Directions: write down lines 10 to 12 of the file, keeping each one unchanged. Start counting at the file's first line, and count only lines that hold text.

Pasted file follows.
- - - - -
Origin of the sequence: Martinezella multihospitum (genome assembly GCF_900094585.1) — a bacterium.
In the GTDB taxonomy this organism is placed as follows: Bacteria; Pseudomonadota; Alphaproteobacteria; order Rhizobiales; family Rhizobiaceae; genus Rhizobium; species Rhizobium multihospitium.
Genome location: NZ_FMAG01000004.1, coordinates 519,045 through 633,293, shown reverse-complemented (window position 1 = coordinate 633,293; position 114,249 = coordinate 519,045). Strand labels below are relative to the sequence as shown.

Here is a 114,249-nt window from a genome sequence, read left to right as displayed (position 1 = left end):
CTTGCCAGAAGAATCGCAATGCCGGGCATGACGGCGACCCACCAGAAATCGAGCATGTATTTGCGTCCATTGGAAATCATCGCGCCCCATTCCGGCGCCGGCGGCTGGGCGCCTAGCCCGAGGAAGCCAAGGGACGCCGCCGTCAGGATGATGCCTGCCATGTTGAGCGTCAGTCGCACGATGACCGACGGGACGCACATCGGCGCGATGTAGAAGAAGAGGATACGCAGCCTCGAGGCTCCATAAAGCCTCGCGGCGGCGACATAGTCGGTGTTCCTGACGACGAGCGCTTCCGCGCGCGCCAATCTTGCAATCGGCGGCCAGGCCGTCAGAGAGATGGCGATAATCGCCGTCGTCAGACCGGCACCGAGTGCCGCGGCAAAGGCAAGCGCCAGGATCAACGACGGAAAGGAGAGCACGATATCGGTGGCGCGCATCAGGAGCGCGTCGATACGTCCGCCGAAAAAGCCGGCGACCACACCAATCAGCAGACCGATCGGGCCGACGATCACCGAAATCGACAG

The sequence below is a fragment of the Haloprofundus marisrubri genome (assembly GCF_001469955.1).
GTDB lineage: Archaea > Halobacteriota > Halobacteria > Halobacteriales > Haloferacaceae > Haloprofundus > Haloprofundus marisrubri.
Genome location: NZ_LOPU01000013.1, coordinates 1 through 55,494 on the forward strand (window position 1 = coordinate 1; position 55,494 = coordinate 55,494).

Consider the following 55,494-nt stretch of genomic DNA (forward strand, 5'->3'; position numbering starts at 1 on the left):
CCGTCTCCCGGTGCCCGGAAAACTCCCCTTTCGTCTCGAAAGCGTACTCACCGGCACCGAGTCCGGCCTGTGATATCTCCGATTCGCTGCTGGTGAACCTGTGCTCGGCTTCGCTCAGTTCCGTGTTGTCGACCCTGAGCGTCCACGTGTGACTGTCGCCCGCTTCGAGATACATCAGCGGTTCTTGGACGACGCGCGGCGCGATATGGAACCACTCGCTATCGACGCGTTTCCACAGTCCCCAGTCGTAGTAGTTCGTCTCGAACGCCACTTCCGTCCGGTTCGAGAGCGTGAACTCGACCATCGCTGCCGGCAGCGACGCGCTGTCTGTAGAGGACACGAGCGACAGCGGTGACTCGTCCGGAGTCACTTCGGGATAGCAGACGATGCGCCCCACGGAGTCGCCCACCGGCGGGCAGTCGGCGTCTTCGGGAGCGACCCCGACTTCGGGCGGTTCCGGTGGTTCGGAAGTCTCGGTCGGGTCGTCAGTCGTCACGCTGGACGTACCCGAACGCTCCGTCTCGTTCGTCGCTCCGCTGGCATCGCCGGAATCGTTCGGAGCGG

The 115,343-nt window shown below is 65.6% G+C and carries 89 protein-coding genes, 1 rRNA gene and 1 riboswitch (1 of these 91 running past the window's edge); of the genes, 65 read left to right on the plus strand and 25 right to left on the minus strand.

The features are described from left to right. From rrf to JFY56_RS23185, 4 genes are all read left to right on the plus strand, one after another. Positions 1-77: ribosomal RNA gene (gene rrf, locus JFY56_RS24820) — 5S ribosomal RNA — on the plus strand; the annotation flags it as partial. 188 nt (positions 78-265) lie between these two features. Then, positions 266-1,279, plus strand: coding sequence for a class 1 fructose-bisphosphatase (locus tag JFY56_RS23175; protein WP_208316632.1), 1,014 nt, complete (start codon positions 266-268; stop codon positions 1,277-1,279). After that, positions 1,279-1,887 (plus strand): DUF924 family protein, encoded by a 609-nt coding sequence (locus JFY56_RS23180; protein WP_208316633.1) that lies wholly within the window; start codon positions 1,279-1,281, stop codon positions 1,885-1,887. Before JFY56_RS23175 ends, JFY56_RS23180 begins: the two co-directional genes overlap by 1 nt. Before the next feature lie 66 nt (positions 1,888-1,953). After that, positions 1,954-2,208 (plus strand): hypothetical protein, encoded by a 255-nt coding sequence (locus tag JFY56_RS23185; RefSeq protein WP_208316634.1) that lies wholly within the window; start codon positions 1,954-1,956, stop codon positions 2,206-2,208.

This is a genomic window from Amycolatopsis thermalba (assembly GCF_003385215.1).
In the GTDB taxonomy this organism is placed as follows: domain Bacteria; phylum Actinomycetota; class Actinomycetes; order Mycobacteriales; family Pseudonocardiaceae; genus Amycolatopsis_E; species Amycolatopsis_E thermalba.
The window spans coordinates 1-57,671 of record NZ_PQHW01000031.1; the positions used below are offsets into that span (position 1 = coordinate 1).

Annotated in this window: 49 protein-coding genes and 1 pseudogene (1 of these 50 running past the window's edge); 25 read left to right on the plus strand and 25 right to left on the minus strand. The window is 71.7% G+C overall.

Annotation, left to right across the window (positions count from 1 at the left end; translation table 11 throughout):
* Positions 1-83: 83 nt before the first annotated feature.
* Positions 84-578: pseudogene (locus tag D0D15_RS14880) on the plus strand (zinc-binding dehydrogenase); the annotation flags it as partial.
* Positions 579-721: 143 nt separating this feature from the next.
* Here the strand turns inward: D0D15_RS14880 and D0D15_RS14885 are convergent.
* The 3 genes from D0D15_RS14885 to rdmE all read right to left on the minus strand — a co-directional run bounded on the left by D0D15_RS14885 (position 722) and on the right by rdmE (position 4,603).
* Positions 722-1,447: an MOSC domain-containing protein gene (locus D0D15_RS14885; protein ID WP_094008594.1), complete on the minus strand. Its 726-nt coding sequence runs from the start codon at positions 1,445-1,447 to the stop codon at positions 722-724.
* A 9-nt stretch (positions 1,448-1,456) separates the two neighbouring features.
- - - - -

CCGTCTCCCGGTGCCCGGAAAACTCCCCTTTCGTCTCGAAAGCGTACTCACCGGCACCGAGTCCGGCCTGTGATATCTCCGATTCGCTGCTGGTGAACCTGTGCTCGGCTTCGCTCAGTTCCGTGTTGTCGACCCTGAGCGTCCACGTGTGACTGTCGCCCGCTTCGAGATACATCAGCGGTTCTTGGACGACGCGCGGCGCGATATGGAACCACTCGCTATCGACGCGTTTCCACAGTCCCCAGTCGTAGTAGTTCGTCTCGAACGCCACTTCCGTCCGGTTCGAGAGCGTGAACTCGACCATCGCTGCCGGCAGCGACGCGCTGTCTGTAGAGGACACGAGCGACAGCGGTGACTCGTCCGGAGTCACTTCGGGATAGCAGACGATGCGCCCCACGGAGTCGCCCACCGGCGGGCAGTCGGCGTCTTCGGGAGCGACCCCGACTTCGGGCGGTTCCGGTGGTTCGGAAGTCTCGGTCGGGTCGTCAGTCGTCACGCTGGACGTACCCGAACGCTCCGTCTCGTTCGTCGCTCCGCTGGCATCGCCGGAATCGTTCGGAGCGG

The 115,343-nt window shown below is 65.6% G+C and carries 89 protein-coding genes, 1 rRNA gene and 1 riboswitch (1 of these 91 running past the window's edge); of the genes, 65 read left to right on the plus strand and 25 right to left on the minus strand.

The features are described from left to right. From rrf to JFY56_RS23185, 4 genes are all read left to right on the plus strand, one after another. Positions 1-77: ribosomal RNA gene (gene rrf, locus JFY56_RS24820) — 5S ribosomal RNA — on the plus strand; the annotation flags it as partial. 188 nt (positions 78-265) lie between these two features. Then, positions 266-1,279, plus strand: coding sequence for a class 1 fructose-bisphosphatase (locus tag JFY56_RS23175; protein WP_208316632.1), 1,014 nt, complete (start codon positions 266-268; stop codon positions 1,277-1,279). After that, positions 1,279-1,887 (plus strand): DUF924 family protein, encoded by a 609-nt coding sequence (locus JFY56_RS23180; protein WP_208316633.1) that lies wholly within the window; start codon positions 1,279-1,281, stop codon positions 1,885-1,887. Before JFY56_RS23175 ends, JFY56_RS23180 begins: the two co-directional genes overlap by 1 nt. Before the next feature lie 66 nt (positions 1,888-1,953). After that, positions 1,954-2,208 (plus strand): hypothetical protein, encoded by a 255-nt coding sequence (locus tag JFY56_RS23185; RefSeq protein WP_208316634.1) that lies wholly within the window; start codon positions 1,954-1,956, stop codon positions 2,206-2,208.